More(+) Equals(=) Less(-)

If “less is more,” then it stands to reason that conversely, more is less. From my perspective, that extols a simple lifestyle, but don’t take my word for it!


As a simple living enthusiast and research for a new book, I took a diverse sampling of 12 people from my client base and asked, “What does it mean to live a simple life?” Here’s what they said:

  • “Slow down and enjoy small simple pleasures.”
  • “Live more with less.”
  • “Embrace opportunities and experiences rather than material possessions.”
  • “Get back in touch with nature.”
  • “Buy quality in the first place—less consumption means less load on the environment.”
  • “Less clutter—body, mind, and spirit.”
  • “Paring down to what’s essential in my life — not deprivation, but healthy balance.”
  • “Need-based living rather than want-based living.”
  • “Create and honor empty spaces in my life—small crevices of silence and pockets of stillness.”
  • “Live up to my own expectation, not society’s.”
  • “Live within my means.”
  • “Get back to basics: engage with real people (authentic), real food (not processed), real work (contributes to society)—the meaningful real fabric of life.

For you, “What does it mean to live a simple life?”


98 thoughts on “More(+) Equals(=) Less(-)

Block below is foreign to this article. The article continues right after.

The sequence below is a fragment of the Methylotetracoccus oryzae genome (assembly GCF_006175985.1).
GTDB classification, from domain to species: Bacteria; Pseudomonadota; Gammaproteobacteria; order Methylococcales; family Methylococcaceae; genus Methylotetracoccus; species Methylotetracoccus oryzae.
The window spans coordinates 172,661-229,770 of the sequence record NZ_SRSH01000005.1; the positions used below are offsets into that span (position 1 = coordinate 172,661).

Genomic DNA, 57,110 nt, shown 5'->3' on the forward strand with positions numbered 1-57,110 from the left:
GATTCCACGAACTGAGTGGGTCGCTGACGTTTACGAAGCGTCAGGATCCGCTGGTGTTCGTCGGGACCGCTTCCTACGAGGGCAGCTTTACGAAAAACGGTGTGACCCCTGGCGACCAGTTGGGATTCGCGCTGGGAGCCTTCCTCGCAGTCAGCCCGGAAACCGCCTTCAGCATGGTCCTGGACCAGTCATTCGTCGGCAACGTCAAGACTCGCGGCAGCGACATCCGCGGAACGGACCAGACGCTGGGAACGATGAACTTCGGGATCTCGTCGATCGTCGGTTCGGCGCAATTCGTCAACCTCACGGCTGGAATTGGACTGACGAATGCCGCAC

1. one thing at a time, to have singular depth and focus for the task at hand knowing that my mind and body are well equipped to take in all the information I need without me getting in the way

  2. My favorite thing in the listing from clients: “small crevices of silence and pockets of stillness.” Then in your Wabi Sabi photo gallery – loved the clown shoes and husband hug. It is obvious you have lots of love and humor in your life, a very blessed one indeed!

    • Marian – Isn’t that client quote wonderful? It’s my favorite, too. Yes, the outcome of intentional simplicity in my lifestyle has been an abundance of blessings. And my cup definitely bubbles over with laughter 🙂

  3. “Need-based living rather than want-based living.”

    One of numerous sobering thoughts in this line-up. Some us unwittingly violate some of these surefire routes to happiness and fulfillment by unnecessarily complicating our lives, but as you note in this magnificent post the simple things are what endure and what are suffused with purity and authenticity.

  4. To live in awareness. It makes everything so simple. Following the mind’s constant yowling back and forth keeps us from the knowing that this moment is “enough”.

    • Kathy – I’ve known you for years now and your awareness statement couldn’t be more accurate. If I had to go on national television and sum you up in ONE wore, it would be AWARE. The second word would be OBSERVANT (I see that all the time through your photography), and the third word would be GRATITUDE. It’s a beautifully repeating theme in your writing.